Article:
Supporters of Pakistani civil society groups protest in favor of the Christian community in Karachi, Pakistan, Feb. 26, 2018. An official said Sajid Masih, a Christian blasphemy suspect, who suffered serious injuries after jumping off a federal building, is now in stable condition. VOA

Authorities in Pakistan are investigating reports that a Christian blasphemy suspect jumped from a four-story building and suffered serious injuries to escape torture in custody.

Officials and doctors say Sajid Masih is recovering from his “fractured legs and jaw” in a hospital in Lahore where the incident took place on Friday.

Masih and one of his cousins were taken into custody for allegedly posting anti-Islam content on Facebook. They were being probed by cybercrime experts of the Federal Investigation Agency, or FIA, at its main office in the eastern Pakistani city when Masih jumped from the fourth floor of the building.

FIA officials denied charges the man was being tortured or abused, saying “no one had even touched” him. They insisted Masih panicked after “he was asked to unlock his cell phone” for screening.

ALSO READ: 69 Years a Slave? Balochistan’s Struggle for Freedom: A Detailed Report

In a video message circulated and shared via social media, Masih has accused several FIA officers of “severely” torturing him and snatching his cell phone in the process. Pixabay

He alleged the officers were coercing him and his cousin into sexually assaulting one another before he decided to jump from the window.

Dozens of Pakistani human rights groups and activists strongly condemned the incident in a joint statement Monday. They raised serious concerns over persistent misuse of Pakistan’s harsh blasphemy laws, specifically against Christian and other religious minorities.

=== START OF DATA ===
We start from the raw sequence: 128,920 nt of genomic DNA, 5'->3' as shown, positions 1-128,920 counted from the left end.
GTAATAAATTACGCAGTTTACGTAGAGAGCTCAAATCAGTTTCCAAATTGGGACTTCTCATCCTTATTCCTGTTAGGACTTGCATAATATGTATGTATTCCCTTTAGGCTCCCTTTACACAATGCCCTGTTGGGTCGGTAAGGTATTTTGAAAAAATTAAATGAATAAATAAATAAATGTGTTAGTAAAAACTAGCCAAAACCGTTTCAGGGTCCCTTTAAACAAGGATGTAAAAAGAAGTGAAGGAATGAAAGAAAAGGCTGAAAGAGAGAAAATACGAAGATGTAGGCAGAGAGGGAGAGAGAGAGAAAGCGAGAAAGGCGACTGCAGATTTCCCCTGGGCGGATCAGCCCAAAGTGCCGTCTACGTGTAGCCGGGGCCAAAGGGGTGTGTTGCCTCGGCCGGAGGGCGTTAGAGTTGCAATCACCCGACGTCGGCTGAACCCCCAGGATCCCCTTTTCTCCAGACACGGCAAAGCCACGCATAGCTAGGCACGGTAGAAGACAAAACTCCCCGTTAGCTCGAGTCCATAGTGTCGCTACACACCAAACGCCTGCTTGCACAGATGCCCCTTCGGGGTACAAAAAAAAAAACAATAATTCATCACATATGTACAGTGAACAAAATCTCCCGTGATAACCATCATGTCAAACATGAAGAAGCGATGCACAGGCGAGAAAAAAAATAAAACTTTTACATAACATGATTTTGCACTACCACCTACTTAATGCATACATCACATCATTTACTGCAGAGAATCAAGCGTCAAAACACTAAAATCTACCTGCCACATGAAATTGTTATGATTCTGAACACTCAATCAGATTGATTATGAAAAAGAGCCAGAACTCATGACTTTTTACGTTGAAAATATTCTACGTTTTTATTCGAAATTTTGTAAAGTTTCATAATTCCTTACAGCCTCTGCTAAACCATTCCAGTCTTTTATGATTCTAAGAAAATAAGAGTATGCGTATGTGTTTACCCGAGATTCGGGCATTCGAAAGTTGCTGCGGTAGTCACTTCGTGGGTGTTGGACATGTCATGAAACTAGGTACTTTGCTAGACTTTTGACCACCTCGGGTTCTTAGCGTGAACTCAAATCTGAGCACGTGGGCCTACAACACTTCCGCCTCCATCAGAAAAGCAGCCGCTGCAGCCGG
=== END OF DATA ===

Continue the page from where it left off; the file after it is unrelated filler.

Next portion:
“The law enforcement authorities have not only failed in their duty to protect minorities but have actively participated in violence against them,” the statement said.

The groups called for an independent inquiry into the incident, rejecting the FIA’s ongoing internal probe as unacceptable. Wikimedia Commons


They also demanded that area police withdraw the case of attempted suicide against Masih. Activists say they suspect the police case was meant to cover up and protect FIA officers who made the Christian community member jump off the building.

Insulting Islam and its Prophet Mohammad are extremely sensitive issues in Pakistan and can carry the death penalty, although no one has been executed under the blasphemy laws. Right groups say the laws are often misused or exploited to settle personal disputes.

ALSO READ: Pakistan’s handling of Balochistan is reminiscent of its step brotherly treatment to East Pakistan

Mere allegations of blasphemy have provoked mob lynchings of suspects or their targeted killings in Pakistan. Pixabay

In Monday’s joint statement, activists have also demanded authorities take immediate steps for safety and protection of Masih and his relatives.

Last year,23-year-old university student Mashal Khan was beaten to death by fellow students and others at the campus, accusing him of sharing blasphemous content on social media, charges investigations later determined were false. The incident happened in the northwestern city of Mardan, provoking a nationwide outcry against Khan’s brutal killing.

Earlier in February, an anti-terrorism court sentenced one person to death and 30 others to jail terms, including life imprisonment, for their role in the lynching case. (VOA)